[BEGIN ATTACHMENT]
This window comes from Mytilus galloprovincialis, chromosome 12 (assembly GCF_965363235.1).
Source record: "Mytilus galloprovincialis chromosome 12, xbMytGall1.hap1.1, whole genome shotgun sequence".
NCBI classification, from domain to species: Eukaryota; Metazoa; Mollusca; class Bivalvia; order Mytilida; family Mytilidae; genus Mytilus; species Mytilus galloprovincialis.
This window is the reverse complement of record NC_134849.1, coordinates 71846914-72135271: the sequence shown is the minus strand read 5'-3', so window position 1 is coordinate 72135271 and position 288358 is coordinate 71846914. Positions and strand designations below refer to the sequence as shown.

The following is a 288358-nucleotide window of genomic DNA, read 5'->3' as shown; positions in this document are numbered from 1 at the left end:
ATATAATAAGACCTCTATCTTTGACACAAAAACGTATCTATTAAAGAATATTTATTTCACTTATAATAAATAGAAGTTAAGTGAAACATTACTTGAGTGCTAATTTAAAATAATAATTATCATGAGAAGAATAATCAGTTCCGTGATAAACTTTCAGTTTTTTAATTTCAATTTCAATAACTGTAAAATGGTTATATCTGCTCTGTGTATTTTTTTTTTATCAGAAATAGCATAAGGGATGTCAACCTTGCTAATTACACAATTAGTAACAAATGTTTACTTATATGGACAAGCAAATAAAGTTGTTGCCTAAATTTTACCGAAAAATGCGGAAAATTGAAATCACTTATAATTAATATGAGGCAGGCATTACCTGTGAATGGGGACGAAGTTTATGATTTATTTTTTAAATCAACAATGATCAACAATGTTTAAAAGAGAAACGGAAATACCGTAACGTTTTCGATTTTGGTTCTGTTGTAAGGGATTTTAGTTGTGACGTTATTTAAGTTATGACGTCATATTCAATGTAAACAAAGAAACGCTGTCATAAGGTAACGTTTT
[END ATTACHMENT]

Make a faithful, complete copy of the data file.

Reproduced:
This window comes from Mytilus galloprovincialis, chromosome 12 (assembly GCF_965363235.1).
Source record: "Mytilus galloprovincialis chromosome 12, xbMytGall1.hap1.1, whole genome shotgun sequence".
NCBI classification, from domain to species: Eukaryota; Metazoa; Mollusca; class Bivalvia; order Mytilida; family Mytilidae; genus Mytilus; species Mytilus galloprovincialis.
This window is the reverse complement of record NC_134849.1, coordinates 71846914-72135271: the sequence shown is the minus strand read 5'-3', so window position 1 is coordinate 72135271 and position 288358 is coordinate 71846914. Positions and strand designations below refer to the sequence as shown.

The following is a 288358-nucleotide window of genomic DNA, read 5'->3' as shown; positions in this document are numbered from 1 at the left end:
ATATAATAAGACCTCTATCTTTGACACAAAAACGTATCTATTAAAGAATATTTATTTCACTTATAATAAATAGAAGTTAAGTGAAACATTACTTGAGTGCTAATTTAAAATAATAATTATCATGAGAAGAATAATCAGTTCCGTGATAAACTTTCAGTTTTTTAATTTCAATTTCAATAACTGTAAAATGGTTATATCTGCTCTGTGTATTTTTTTTTTATCAGAAATAGCATAAGGGATGTCAACCTTGCTAATTACACAATTAGTAACAAATGTTTACTTATATGGACAAGCAAATAAAGTTGTTGCCTAAATTTTACCGAAAAATGCGGAAAATTGAAATCACTTATAATTAATATGAGGCAGGCATTACCTGTGAATGGGGACGAAGTTTATGATTTATTTTTTAAATCAACAATGATCAACAATGTTTAAAAGAGAAACGGAAATACCGTAACGTTTTCGATTTTGGTTCTGTTGTAAGGGATTTTAGTTGTGACGTTATTTAAGTTATGACGTCATATTCAATGTAAACAAAGAAACGCTGTCATAAGGTAACGTTTT